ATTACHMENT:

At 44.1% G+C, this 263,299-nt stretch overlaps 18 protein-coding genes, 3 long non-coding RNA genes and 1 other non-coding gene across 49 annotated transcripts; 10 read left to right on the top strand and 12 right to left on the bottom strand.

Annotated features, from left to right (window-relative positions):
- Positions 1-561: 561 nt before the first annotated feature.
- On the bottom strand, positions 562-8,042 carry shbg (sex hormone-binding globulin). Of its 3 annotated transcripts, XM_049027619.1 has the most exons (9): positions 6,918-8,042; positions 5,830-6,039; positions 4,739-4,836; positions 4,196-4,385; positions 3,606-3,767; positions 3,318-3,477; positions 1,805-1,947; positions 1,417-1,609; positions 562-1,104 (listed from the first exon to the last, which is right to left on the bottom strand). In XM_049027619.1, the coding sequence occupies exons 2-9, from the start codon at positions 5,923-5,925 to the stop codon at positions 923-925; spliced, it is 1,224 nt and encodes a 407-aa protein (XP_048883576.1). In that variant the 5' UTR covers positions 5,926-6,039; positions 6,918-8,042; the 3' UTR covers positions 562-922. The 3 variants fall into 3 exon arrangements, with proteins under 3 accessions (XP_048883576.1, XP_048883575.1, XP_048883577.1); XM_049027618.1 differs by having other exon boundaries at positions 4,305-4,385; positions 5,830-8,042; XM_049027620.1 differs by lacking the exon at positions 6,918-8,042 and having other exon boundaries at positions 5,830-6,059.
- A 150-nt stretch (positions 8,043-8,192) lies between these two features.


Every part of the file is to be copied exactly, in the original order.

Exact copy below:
At 44.1% G+C, this 263,299-nt stretch overlaps 18 protein-coding genes, 3 long non-coding RNA genes and 1 other non-coding gene across 49 annotated transcripts; 10 read left to right on the top strand and 12 right to left on the bottom strand.

Annotated features, from left to right (window-relative positions):
- Positions 1-561: 561 nt before the first annotated feature.
- On the bottom strand, positions 562-8,042 carry shbg (sex hormone-binding globulin). Of its 3 annotated transcripts, XM_049027619.1 has the most exons (9): positions 6,918-8,042; positions 5,830-6,039; positions 4,739-4,836; positions 4,196-4,385; positions 3,606-3,767; positions 3,318-3,477; positions 1,805-1,947; positions 1,417-1,609; positions 562-1,104 (listed from the first exon to the last, which is right to left on the bottom strand). In XM_049027619.1, the coding sequence occupies exons 2-9, from the start codon at positions 5,923-5,925 to the stop codon at positions 923-925; spliced, it is 1,224 nt and encodes a 407-aa protein (XP_048883576.1). In that variant the 5' UTR covers positions 5,926-6,039; positions 6,918-8,042; the 3' UTR covers positions 562-922. The 3 variants fall into 3 exon arrangements, with proteins under 3 accessions (XP_048883576.1, XP_048883575.1, XP_048883577.1); XM_049027618.1 differs by having other exon boundaries at positions 4,305-4,385; positions 5,830-8,042; XM_049027620.1 differs by lacking the exon at positions 6,918-8,042 and having other exon boundaries at positions 5,830-6,059.
- A 150-nt stretch (positions 8,043-8,192) lies between these two features.